Huge toll of crumbling bridges as motorists are set for swathe of delays… and repair bill could be more than £1billion

  • Many council-owned bridges have weight limits due to structural weaknesses
  • Total 3,211 bridges in England, Scotland and Wales categorised as ‘substandard’
  • Bringing them back to perfect condition would cost an estimated £1.16billion
  • Devon was the county which reported the most substandard bridges, with 229

Motorists face growing disruption as traffic restrictions are imposed on a rising number of crumbling bridges.

Research published today by the RAC Foundation shows that many council-owned bridges are subject to weight limits due to structural weaknesses.

The study found 3,211 bridges in England, Scotland and Wales had become so weak they have been categorised as ‘substandard’, up from 3,105 the year before and 3,055 two years ago. 

It is estimated that bringing them all back to perfect condition would cost £1.16billion.

Town halls reported that 17 bridges – 12 in Dorset and five in Denbighshire – collapsed completely during the previous 12 months, with 37 suffering partial collapse. 

Devon was the county which reported the most substandard bridges (229), followed by Oxfordshire (222) and Essex (167).

The foundation fears cuts to council maintenance allowances could further exacerbate the problem.

Two people look at Hammersmith Bridge after it was shut in 2020 because of concerns it was structurally dangerous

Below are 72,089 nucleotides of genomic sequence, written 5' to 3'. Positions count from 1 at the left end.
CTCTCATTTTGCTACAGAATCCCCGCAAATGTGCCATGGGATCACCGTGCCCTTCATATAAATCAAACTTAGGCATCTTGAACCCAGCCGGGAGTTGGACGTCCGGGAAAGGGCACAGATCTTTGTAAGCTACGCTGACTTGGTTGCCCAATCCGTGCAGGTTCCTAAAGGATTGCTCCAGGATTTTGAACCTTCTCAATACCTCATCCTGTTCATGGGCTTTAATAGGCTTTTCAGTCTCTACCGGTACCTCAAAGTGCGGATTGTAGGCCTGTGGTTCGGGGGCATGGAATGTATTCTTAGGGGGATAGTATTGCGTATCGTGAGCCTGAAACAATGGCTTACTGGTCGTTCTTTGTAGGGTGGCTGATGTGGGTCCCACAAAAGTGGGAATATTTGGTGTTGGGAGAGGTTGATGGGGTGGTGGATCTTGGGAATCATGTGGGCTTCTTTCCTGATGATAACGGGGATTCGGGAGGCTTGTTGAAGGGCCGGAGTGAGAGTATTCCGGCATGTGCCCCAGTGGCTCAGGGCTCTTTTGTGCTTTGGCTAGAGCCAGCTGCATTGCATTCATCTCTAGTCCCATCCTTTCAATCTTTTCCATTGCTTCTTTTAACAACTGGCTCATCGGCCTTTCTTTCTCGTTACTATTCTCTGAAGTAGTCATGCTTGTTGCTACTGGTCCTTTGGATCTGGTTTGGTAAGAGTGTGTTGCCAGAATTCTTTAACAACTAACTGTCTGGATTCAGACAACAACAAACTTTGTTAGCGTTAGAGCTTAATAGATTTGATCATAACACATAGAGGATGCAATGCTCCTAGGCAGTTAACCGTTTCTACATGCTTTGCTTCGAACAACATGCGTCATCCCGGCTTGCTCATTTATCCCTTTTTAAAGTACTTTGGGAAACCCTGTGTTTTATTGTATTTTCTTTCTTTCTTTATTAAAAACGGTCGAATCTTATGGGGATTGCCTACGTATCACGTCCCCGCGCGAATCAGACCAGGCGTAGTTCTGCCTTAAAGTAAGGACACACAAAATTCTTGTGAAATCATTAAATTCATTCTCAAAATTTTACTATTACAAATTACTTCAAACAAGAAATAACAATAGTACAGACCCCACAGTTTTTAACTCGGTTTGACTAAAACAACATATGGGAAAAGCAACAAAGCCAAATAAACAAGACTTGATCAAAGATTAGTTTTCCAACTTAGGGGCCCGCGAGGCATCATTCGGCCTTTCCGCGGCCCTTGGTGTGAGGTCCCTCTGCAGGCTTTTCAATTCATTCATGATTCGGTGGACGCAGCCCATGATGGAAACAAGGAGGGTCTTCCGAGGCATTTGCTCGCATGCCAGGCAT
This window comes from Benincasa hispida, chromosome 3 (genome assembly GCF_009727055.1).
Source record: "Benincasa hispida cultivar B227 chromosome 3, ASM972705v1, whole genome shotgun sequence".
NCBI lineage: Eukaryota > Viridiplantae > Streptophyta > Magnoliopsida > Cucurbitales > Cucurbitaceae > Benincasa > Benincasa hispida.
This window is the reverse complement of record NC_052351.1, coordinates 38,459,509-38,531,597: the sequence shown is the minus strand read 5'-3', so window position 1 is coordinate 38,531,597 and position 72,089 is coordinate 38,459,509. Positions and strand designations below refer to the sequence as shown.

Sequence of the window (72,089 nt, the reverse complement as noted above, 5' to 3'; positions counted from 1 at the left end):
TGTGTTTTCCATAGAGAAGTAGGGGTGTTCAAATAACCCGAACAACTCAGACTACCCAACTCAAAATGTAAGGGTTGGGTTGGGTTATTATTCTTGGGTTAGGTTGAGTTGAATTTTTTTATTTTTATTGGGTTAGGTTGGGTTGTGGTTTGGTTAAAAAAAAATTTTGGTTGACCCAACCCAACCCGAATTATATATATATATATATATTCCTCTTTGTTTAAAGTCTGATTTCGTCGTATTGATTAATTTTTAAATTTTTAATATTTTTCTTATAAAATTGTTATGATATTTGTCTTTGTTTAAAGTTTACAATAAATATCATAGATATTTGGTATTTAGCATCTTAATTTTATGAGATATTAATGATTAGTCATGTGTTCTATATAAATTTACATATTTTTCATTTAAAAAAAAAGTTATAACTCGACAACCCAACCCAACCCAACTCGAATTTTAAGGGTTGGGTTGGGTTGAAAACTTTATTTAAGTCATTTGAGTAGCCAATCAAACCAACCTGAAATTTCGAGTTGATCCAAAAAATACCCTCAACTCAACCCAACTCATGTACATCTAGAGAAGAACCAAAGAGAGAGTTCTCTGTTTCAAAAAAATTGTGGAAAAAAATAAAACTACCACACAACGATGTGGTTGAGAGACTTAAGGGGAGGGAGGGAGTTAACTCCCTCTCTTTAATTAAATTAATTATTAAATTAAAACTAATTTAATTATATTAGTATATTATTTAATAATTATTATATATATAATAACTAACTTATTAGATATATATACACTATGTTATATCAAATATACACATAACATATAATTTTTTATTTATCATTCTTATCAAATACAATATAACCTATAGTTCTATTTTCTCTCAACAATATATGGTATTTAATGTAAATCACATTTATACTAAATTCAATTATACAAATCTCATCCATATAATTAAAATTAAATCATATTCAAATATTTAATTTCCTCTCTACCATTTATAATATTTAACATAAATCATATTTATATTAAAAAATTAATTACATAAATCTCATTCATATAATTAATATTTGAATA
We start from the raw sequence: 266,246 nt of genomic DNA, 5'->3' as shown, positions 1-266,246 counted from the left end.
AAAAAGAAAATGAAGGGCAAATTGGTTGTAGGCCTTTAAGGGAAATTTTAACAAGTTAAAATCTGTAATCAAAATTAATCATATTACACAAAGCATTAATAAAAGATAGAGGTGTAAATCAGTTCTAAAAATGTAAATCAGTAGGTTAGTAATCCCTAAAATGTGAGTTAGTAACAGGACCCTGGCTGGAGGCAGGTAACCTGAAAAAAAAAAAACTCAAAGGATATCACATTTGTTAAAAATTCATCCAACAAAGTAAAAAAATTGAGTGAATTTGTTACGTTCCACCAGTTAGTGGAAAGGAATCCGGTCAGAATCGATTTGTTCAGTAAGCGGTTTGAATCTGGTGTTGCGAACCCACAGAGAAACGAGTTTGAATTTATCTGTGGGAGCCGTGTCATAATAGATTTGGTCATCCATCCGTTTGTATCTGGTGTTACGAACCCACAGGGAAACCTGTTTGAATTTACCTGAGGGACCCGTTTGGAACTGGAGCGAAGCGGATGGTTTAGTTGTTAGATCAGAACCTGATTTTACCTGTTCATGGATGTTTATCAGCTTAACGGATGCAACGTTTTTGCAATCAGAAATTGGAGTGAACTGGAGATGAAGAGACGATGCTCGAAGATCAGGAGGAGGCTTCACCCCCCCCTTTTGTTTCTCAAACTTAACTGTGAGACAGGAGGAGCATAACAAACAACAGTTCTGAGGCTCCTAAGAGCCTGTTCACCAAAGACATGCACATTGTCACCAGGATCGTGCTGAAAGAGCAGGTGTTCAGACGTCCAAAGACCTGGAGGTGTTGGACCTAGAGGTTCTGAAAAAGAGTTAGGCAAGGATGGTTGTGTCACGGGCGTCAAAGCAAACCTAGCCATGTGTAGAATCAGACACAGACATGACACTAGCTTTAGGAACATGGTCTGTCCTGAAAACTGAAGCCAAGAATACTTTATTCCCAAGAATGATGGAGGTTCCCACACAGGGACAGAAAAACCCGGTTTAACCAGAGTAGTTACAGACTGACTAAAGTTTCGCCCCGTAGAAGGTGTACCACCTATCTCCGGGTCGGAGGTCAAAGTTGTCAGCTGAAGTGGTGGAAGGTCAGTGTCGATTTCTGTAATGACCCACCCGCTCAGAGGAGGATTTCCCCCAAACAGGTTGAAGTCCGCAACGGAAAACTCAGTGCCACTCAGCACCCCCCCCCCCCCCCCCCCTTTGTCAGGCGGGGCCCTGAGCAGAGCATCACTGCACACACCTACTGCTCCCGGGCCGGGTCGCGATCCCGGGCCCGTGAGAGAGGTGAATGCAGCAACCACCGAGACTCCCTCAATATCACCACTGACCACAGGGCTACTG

In percentage terms Hammersmith and Fulham in west London had the most (50 per cent) of any town hall. The study found two of its four bridges were substandard.

These included Hammersmith Bridge, which has been closed to vehicles since August 2020. The 136-year-old, Grade-II listed bridge – one of the world’s oldest mechanical suspension bridges – only re-opened to pedestrians and cyclists last July.

Earlier this week ministers pledged another £2.9 million towards fixing the bridge to keep it open for walkers and cyclists.

It is unclear when it can re-open to vehicles.

After Hammersmith and Fulham came Hartlepool (46 per cent, 16 of 35 bridges were substandard) followed by Kingston upon Thames (36 per cent, four of 11 bridges).

Traffic chaos was sparked in February 2020 when the A52 Clifton bridge over the Trent in Nottingham was part-closed.

Lane closures and speed restrictions were also imposed for three years on the M5 Oldbury viaduct near Birmingham as part of the biggest repair scheme of its kind carried out in the UK.

The RAC Foundation warned that motorists face similar disruption if a backlog of upgrades continues to grow.

Steve Gooding, the foundation’s director, said: ‘While the increase in substandard bridges year-on-year is not huge the picture over the last five years looks more like flatlining than sustained improvement, and with the threat of more severe weather events linked to climate change that must be a worry for the overall resilience of our highway network.’

Source: Read Full Article